So yes, Fyrinnae could invest in a heavily branded packaging aesthetic, but prices would have to go up and they’ve found the prices that work for them.
Sometimes their website is closed/orders take so long to ship/why does shipping COST MONEY.
Yeah, company shut downs when you want to buy the thing can be really frustrating. Fyrinnae is really transparent about this practice, though, which alleviates a lot of any of the issues I could personally have with their shutdowns. We, as consumers, have to remember that small companies can get overwhelmed when lots of people want the thing, and that there are two options here. Expand, and make more of the thing, or slow down and get the thing to all of the people who’ve bought it (re: “orders take so long to ship”), and make more of the thing. Fyrinnae has stated publicly that they (the owners) are comfortable with their current size because it allows them a good balance of control and creative freedom, and they can afford their overhead.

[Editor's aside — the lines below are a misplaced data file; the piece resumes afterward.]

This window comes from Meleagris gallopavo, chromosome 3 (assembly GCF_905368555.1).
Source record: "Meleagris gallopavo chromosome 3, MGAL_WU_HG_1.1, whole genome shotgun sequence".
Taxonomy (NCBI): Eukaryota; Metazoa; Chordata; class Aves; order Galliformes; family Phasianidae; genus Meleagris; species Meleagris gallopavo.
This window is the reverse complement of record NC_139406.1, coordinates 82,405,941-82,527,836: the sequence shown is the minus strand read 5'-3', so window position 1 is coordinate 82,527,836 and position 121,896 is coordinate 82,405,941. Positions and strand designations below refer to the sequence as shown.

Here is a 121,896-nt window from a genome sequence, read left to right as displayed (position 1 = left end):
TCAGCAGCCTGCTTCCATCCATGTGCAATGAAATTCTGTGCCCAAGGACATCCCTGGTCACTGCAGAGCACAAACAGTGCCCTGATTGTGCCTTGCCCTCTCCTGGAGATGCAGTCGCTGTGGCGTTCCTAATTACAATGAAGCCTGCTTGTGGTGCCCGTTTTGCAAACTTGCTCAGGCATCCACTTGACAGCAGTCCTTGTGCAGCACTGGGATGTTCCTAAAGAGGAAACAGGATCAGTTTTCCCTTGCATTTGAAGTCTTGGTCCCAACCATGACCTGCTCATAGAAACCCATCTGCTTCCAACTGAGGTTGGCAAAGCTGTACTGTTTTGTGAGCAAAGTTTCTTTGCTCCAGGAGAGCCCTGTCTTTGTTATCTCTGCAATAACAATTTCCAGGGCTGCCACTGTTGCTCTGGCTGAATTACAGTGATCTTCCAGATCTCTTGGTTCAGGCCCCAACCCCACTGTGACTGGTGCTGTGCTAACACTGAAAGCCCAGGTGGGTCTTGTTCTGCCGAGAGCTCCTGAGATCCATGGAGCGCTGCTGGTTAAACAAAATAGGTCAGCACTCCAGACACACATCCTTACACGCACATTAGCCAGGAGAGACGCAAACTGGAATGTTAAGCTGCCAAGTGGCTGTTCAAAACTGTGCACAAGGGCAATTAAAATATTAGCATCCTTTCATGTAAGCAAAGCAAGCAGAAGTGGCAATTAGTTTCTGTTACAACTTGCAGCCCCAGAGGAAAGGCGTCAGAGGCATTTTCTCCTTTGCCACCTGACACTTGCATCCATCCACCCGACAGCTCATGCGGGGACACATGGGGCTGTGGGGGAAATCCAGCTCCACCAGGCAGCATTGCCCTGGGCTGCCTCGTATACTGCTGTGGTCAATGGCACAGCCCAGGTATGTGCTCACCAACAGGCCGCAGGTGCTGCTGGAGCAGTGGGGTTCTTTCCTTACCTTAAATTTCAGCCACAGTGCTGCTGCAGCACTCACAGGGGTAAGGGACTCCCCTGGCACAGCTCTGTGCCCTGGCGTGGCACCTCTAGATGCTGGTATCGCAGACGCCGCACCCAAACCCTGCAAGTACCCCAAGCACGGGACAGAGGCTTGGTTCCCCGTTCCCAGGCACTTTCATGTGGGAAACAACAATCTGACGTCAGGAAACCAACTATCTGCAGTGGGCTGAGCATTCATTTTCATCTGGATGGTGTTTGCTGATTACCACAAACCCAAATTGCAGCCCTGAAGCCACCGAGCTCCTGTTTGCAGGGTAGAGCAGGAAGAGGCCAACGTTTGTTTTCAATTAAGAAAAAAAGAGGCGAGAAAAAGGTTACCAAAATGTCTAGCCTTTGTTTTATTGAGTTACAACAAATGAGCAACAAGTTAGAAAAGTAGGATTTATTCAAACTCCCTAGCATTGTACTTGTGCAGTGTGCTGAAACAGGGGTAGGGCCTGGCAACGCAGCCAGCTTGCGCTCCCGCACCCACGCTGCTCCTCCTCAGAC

It’s not always fun, but if you WANT to support small business it’s far easier to accept these seemingly weird realities. I’ve worked for several independent brick-and-mortars, and there can be a lot of pushback if the business closes for several weeks to take a much needed vacation (sometimes this means doing inventory and not actually taking a vacation). The art supply store that I currently work at gives people non-traditional days off (my days off are Thursday and Tuesday) to keep the store open six days a week, and the customer entitlement when their favorite salesperson is off can be appalling. People need to take breaks, sometimes just to keep the business going.